‘An Ordinary Kid’--for a Star, That Is


Thousand Oaks dentist Rick Bynes’ 13-year-old daughter, Amanda, bounded into the house recently, flashed a beautiful, toothy grin--he’s really proud of that--and gleefully announced her big news of the day: “I got an A on my history test!”

She’s a typical Ventura County eighth-grader.

“Mom wakes me up at 6:20, and I make my bed, clean my room,” she said. Now, as the day winds down, she’ll walk the dogs, set the table for dinner and then there’s all that homework, she said--making an ugh face--it goes on and on . . . .

Oh, yes. Amanda Bynes also works--she has three jobs, in fact. The newest is starring in her own Saturday night prime-time TV series, “The Amanda Show,” which debuted Oct. 16 on the Nickelodeon cable network. She’s also a co-star on “All That” and “Figure It Out,” two other shows for kids on Nick. Since she was 10, she’s been in hundreds of episodes of shows, which the network reruns daily, plus numerous specials, movies and guest spots. She’s a celebrity to millions of youngsters across America--but you wouldn’t know it around the house.


“The great thing about Amanda is that she doesn’t have a Hollywood attitude,” said brother Tom, 25, a chiropractor with an office at The Oaks mall. “She does her thing on camera, and when she’s done she comes home and she’s just an ordinary kid.”

A youngster who has always lived in the same house in eastern Ventura County--the family asks not to say exactly where, to dissuade uninvited attention--she’s come a long way since she was 9 and attracted glowing notices for her roles in community theater. And she’ll go a long way from here, predicts Albie Hecht, Nickelodeon’s film and TV president.

“She has an amazing star quality,” Hecht said. “She has a wonderful, close family who’s given her a strong point of view about life, and that’s helped her to develop a great range of comedy characters. She’s a little Carol Burnett.”

The star quality was there from the start, said Amanda’s grandmother, Anne Organ, who dropped over from next door, where she lives with Tom the chiropractor and a pair of hefty, striped cats. “Even the day she was born, she had the prettiest smile,” Organ said.

“She thinks all five of her grandchildren are stars,” Amanda chirped, popping in the last of a handful of Skittles before catching a wink from dad and trotting off to brush.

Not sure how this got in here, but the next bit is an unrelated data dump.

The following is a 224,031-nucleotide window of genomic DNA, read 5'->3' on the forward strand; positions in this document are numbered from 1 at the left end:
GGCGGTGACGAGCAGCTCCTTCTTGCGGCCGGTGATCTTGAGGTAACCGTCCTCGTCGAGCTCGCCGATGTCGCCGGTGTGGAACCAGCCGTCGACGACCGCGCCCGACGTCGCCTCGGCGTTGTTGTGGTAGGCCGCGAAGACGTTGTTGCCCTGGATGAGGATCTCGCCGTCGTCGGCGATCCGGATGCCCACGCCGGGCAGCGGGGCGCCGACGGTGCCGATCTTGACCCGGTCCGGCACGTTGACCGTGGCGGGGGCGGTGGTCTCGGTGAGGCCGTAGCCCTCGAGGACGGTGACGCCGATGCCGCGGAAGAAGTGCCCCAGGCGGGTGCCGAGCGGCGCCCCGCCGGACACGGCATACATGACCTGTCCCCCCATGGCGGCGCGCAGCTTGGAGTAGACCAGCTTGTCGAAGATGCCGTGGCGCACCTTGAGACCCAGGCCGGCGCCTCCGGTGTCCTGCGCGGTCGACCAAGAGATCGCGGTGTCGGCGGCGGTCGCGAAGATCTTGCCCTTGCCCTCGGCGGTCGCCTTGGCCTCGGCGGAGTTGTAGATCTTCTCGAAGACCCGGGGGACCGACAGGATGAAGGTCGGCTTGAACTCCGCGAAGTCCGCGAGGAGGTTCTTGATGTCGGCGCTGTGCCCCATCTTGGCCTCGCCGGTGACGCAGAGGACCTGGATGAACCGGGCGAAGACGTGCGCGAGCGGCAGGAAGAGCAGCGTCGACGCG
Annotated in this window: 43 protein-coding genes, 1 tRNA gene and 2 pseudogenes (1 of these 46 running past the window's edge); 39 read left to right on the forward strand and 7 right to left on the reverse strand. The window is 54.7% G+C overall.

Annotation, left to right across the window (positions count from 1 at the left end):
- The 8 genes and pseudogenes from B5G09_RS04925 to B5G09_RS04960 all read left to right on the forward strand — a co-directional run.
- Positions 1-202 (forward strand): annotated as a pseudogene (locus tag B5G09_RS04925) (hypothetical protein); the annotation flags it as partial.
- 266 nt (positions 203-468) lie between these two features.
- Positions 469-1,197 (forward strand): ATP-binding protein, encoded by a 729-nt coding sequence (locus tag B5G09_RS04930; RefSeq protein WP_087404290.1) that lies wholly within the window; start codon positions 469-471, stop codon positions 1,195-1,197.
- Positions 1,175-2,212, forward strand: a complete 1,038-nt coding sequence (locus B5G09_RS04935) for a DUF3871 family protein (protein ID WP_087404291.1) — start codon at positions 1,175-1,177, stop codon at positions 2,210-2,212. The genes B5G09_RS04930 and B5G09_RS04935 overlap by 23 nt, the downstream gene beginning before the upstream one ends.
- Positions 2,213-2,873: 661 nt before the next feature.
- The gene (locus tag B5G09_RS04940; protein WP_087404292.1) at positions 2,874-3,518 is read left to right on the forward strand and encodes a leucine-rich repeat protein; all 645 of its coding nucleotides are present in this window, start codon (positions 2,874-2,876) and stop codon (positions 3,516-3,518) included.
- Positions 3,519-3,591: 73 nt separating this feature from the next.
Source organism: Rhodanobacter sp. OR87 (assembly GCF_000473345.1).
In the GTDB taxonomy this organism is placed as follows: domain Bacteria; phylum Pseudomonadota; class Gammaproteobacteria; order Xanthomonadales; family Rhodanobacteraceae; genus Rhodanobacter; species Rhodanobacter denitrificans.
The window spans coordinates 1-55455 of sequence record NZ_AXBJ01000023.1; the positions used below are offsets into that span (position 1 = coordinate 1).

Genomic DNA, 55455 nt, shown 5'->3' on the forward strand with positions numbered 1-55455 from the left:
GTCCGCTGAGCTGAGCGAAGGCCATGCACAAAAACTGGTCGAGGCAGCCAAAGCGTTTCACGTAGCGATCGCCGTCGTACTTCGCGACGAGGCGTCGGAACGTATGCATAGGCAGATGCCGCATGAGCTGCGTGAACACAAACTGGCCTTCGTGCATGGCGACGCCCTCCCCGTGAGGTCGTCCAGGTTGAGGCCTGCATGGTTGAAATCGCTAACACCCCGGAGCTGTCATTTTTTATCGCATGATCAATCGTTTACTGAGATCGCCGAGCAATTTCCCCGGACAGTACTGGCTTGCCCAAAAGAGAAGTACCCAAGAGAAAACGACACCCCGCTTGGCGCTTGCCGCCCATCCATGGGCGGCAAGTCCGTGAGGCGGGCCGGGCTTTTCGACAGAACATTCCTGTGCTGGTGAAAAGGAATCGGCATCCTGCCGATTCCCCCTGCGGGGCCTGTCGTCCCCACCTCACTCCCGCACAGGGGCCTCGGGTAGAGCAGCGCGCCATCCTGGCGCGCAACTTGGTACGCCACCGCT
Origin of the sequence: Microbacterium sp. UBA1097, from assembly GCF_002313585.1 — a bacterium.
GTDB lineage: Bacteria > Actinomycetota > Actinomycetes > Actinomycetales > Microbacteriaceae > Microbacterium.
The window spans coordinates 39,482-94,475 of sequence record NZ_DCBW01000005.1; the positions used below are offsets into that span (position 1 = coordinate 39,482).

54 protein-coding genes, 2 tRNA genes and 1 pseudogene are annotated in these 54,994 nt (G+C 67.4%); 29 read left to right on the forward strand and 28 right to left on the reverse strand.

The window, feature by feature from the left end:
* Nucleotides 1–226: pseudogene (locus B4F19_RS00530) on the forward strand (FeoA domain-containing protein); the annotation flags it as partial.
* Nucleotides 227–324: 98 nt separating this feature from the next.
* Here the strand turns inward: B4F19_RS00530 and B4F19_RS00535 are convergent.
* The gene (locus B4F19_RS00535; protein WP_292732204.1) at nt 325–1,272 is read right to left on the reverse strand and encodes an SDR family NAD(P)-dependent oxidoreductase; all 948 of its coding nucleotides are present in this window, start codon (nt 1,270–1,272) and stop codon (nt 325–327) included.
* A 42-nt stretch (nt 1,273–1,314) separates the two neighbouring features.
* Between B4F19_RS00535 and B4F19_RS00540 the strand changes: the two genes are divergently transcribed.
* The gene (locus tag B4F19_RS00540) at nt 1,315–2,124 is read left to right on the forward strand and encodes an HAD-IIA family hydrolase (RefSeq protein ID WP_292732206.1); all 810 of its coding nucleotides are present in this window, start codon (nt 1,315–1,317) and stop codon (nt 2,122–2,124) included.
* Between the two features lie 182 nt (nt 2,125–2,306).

A dentist by trade, a stand-up comedy club performer by avocation, Bynes has encouraged all three of his offspring to try the stage. Tom Bynes said he hammed his way through drama productions at Thousand Oaks High School. Amanda’s sister, Jillian, 16, is also a veteran of community theater.


“Jillian was my inspiration,” Amanda said. “I saw her in ‘Wait Until Dark’--she’s such a great actress. It was like, I want to be like her--I just had a little more luck.”

Amanda was barely 10 when her father enrolled her in a stand-up sessions for kids in Hollywood comedy clubs. Her timing and delivery doing routines about school, teachers, parents and homework wowed talent scouts, who promptly signed her for “All That.”

Network executives were also wowed recently when her new show’s official Web site,, drew 150,000 hits, and she received 16,000 e-mail messages--the cyber-age equivalent of an avalanche of fan mail.

But interestingly enough, with the network running so many older shows and Amanda growing so fast--nearly 5 inches in the past year--fans don’t always recognize her in public.

“We were in New York and a sales clerk said [to her], ‘You look like that little girl on ‘All That,’ ” Amanda’s mother, Lynn, said.

That success hasn’t been allowed to threaten the family, Rick Bynes said, describing how he turned down a pitch from the network to move Mom and the little starlet to Florida for five months a year to work on a project.


“The reason everybody likes Amanda is who she is,” Bynes said. “And the minute you take her away from here, from her brother and sister and grandma and her house, well, you might not have Amanda anymore.”

After all, this is a family in which the sisters are close friends. They swear it is true--even though Jillian enjoys the privileges of age, such as going with Dad to movies that Amanda is too young for.

“But we get along great,” Amanda said. “We don’t even fight and pull each other’s hair anymore.”

“Well, there is one thing,” Jillian said. “She did get her first kiss before I did.”

Dad is most certain that that was a professional kiss.

“Oh, there’s a couple of guys that I’m friends with, but they’re not boyfriends,” Amanda insisted with a little wave and a toss of her long, brown hair. “I like boys, but not like that.”

“In a year maybe,” she added, bounding off to set the dinner table.